In my first article in this series, I established the critical importance for every sales leader to have effective sales reporting, analytics and eventually advanced analytics.
In this article, I will firstly explore building data culture and literacy, and what benefits can be gained by a more data-driven decision-making approach. This relates to the fact that data and analytical technology make better decision-making possible, but ultimately, it's the company’s people that will have to interpret and make decisions based on that data.
Attitudes towards data and data literacy, therefore, play a critical role in the improvement of decision-making in the organisation, but it can't adjudicate such levels if it has not assessed them.
Corporate data literacy is defined as the ability of a company’s workforce to read, analyse, utilise for decision-making, and communicate data throughout the organisation. Beyond having a data-literate sales team and workforce, businesses need to ensure these skills are used across the organisation if they are to compete and win in the fourth industrial revolution.
The Data Literacy Index Report revealed that a $500 million enterprise value opportunity exists through data literacy − now surely that is a cherry any company would want to pick?
This major academic study showed a correlation between company performance and workforce data literacy. It found that organisations with strong corporate data literacy exhibit up to 5% higher enterprise value. Moreover, while most business decision-makers recognise the importance of a data-literate workforce, less than 20% were found to be encouraging employees to become more confident with data.
Attitudes towards data and data literacy, therefore, play a critical role in the improvement of decision-making in the organisation.
The index also found that large enterprises with a higher corporate data literacy experience $320 million to $534 million in higher enterprise value (the total market value of the business).
Despite there being a clear correlation between enterprise value and data literacy, there is a gap between how companies perceive the importance and relevance of data, and how they are actively increasing workforce data literacy. While 92% of business decision-makers believed it important for employees to be data-literate, just 17% reported that their business significantly encourages employees to become more confident with data.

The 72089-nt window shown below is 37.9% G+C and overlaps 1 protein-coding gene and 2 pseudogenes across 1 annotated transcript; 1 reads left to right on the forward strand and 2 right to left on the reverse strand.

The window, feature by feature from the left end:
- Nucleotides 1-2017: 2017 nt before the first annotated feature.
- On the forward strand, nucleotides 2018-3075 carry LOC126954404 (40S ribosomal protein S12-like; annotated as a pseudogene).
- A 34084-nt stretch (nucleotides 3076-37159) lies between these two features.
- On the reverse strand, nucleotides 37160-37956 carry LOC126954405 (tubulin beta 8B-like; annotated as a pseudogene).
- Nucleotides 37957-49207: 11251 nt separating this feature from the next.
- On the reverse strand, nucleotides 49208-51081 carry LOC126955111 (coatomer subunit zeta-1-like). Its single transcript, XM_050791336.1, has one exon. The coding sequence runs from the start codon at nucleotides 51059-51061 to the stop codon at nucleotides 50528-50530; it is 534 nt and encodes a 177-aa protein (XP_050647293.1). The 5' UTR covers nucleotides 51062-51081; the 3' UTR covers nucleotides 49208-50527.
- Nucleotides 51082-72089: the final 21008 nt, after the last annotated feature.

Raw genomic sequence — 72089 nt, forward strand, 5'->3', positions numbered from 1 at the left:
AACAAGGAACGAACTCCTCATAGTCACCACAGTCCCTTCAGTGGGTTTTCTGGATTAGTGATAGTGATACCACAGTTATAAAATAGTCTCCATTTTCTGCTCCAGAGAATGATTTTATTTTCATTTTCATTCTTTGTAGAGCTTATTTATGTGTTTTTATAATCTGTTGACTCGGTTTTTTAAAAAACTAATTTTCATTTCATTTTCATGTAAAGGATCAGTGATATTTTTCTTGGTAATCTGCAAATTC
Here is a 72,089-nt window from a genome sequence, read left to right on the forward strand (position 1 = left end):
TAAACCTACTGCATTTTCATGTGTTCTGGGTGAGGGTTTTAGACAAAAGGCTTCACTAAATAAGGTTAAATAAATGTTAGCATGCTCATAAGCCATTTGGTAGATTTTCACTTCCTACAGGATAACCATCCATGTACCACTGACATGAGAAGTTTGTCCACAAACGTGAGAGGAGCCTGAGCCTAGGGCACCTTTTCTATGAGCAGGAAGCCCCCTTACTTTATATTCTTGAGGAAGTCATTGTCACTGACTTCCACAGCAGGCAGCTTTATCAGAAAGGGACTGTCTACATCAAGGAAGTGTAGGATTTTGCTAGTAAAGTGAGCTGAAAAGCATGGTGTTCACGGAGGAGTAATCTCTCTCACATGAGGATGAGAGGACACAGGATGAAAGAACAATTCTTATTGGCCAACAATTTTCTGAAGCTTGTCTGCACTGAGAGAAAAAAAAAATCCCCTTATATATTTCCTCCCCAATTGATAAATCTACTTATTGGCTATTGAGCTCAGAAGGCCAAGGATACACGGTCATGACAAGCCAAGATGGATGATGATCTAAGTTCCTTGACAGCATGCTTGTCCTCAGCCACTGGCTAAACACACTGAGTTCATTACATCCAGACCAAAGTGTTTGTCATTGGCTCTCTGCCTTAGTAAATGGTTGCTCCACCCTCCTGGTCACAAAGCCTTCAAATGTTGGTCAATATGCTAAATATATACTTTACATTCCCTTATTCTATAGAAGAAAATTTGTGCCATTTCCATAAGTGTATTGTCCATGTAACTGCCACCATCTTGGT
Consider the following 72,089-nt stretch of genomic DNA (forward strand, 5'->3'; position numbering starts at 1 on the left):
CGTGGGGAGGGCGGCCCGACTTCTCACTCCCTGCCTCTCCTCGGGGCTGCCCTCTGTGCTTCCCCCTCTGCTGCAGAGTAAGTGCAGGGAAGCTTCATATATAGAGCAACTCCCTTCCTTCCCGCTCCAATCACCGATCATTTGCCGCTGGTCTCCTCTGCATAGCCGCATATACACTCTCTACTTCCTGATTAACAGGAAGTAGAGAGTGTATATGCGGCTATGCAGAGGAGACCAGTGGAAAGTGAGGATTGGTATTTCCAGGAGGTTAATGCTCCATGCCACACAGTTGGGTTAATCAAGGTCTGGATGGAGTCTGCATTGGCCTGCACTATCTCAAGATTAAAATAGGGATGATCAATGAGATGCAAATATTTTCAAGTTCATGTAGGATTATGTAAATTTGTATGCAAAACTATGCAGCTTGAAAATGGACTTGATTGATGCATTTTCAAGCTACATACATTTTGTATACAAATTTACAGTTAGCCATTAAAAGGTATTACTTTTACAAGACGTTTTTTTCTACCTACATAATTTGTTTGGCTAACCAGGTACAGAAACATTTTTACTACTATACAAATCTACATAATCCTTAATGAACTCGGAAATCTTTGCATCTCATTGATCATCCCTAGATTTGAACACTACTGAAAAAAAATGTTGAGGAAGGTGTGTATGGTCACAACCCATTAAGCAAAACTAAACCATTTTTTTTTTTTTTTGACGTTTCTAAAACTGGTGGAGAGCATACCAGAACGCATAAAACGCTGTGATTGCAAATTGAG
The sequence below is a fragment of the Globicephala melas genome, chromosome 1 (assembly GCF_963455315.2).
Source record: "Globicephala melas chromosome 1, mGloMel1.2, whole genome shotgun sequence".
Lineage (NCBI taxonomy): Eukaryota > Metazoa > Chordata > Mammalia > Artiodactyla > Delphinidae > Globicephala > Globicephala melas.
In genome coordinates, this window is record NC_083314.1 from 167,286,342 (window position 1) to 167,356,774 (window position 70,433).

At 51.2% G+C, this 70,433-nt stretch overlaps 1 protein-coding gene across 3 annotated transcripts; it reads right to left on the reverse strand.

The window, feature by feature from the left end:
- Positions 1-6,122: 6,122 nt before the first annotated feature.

The index revealed that improved corporate data literacy also positively impacts other measures of corporate performance, including gross margin, return-on-assets, return-on-equity and return-on-sales.
Why is data literacy important?
If you are still asking questions like this, consider the advice of international research gurus such as the IDC, a global provider of market intelligence, which forecasts a tenfold increase in worldwide data by 2025.
According to the IDC, increasingly data-driven organisations will produce data-literate employees that contribute more to their roles and help businesses sharpen their competitive-edge in an aggressive global economy.
This is endorsed by Gartner, which notes that championing data literacy, and measuring its effectiveness by using relevant data literacy metrics, offers tangible business benefits. The global research house adds that as data and analytics strategies become integral to all aspects of digital business, being data-literate can enable organisations to seamlessly adopt existing and emerging technologies.
Gartner further confirms that in building a data-literate workforce, chief data officers (CDOs) − if you are lucky enough to have one −need to quantify and communicate the success of data literacy training by defining and tracking relevant metrics. This is described as a strategy that can transform the business while building loyalty with a workforce.
The antithesis of this is an enterprise with poor data literacy, which Gartner ranks as the second-biggest internal roadblock to the success of the CDO's office and adds that by 2023, data literacy will become essential in driving business value, as demonstrated by its formal inclusion in over 80% of data and analytics strategies and change management programmes.
Gartner advises that companies begin assessing data literacy with these questions:
- How many people in the business can interpret straightforward statistical operations such as correlations or judge averages?
- How many managers can construct a business case based on concrete, accurate and relevant numbers?
- How many managers can explain the output of their systems or processes?
- How many data scientists can explain the output of their machine learning algorithms?
- How many customers can truly appreciate and internalise the essence of the data shared with them?
This is just one set of guidelines, but provide a reasonable starting point for the assessment. However, companies may need to pay special attention to the sales team, as when it comes to data and analytics, data literacy among sales professionals is found to be especially low.
For the lucky few who have a modern sales intelligence system, you may have run into the challenge of lack of adoption. This is another reason to set about the all-important task of introducing a data literacy programme to the sales team which will help to facilitate uptake and the effective use of data.
So, to synopsise, having data-literate management and staff is, to say the least, advisable but if you have no idea what the status of data literacy is throughout the organisation and specifically on the sales team, you won't get out of the starting gates.
By Kevin van der Merwe, Sales director, iOCO Qlik.